Graduate to a busy toy after a while and close the door for about 15 minutes. Stay around for a while in the initial stages before slowly decreasing the time you stick around. Eventually, you can leave your puppy crated, alone, when you notice they no longer throw a fuss.
Please remember: Don’t over crate your puppy, though, because they will soil it, and you will lose a lot of progress. Adhere to all potty breaks as calculated, and you will soon enjoy the good things too – potty and crate trained pups.
- Other essentials; include starting the journey to socializing your puppy, getting them to recognize their name, and redirecting mouthing and chewing behavior, among others.
Socializing is fundamental since your puppy will keep seeing unfamiliar faces from time to time. It would be best if you introduced them early to the idea, such that they behave appropriately when around new faces. Socializing typically begins with family and available close friends.
Your puppy also needs to become familiar with its name. Start by saying your puppy’s name whenever you interact with them. Try to get their attention whenever you mention this name. Reward them with a treat or a pat whenever they respond and come to you.
You can also encourage eye contact by bringing a treat up to your eyes before rewarding them when their eyes follow.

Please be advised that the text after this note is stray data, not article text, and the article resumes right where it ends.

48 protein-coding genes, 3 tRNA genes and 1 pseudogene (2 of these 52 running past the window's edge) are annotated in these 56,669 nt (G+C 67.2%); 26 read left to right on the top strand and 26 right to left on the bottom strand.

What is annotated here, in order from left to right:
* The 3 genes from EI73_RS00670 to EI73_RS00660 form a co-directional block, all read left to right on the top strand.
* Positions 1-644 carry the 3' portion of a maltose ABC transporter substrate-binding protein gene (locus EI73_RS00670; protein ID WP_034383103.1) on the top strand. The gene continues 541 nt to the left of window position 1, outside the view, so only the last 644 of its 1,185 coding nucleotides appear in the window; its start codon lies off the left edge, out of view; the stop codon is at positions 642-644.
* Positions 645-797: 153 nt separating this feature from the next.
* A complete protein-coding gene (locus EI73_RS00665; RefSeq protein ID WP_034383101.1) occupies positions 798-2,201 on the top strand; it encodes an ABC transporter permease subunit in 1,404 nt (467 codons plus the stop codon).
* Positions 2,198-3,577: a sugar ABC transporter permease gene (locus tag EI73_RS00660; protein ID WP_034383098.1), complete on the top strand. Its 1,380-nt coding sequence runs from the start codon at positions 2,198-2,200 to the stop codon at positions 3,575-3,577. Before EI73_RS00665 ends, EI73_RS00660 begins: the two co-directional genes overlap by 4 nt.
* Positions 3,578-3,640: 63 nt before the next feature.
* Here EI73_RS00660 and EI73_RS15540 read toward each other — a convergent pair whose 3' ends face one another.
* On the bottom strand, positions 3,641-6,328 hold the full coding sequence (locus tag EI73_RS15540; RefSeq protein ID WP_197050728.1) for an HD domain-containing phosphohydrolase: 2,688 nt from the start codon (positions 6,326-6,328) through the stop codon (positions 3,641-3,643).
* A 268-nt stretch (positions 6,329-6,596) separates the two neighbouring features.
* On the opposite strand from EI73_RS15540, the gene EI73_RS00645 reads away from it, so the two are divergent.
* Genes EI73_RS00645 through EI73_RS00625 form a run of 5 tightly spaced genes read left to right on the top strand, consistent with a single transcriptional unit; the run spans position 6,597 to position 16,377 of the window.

Please Remember: Your puppy will also be ultra curious as they explore their new world with their mouth and nose. Get a chew toy on which it can take out its instincts and not your toes, hands, shoes, and household items. Make sure they understand the difference.
2. 10-12 Weeks
- Introduce more obedience commands, which include ‘Down’ and ‘Place.’ Use a high-value reward to teach these. If your puppy has a lot of energy, introduce ‘Fetch’ and ‘Drop it’ as you play.
- Start gradually using a leash and harness; now is the right time to do so if you have not yet introduced the leash and harness. Your pup will be spending a great deal of time on these as it walks about with you. It needs to get used by wearing it around the house, with your supervision.
- Proceed with socialization, which means introducing your dog to more groups of people and other dogs. Your puppy should ideally meet other dogs post-vaccination, and they should be vaccinated too.
Begin familiarizing your puppy with everyday noises such as traffic, construction, garbage trucks, and more. Use recordings from YouTube for a start, and your puppy will soon be ready for actual sounds.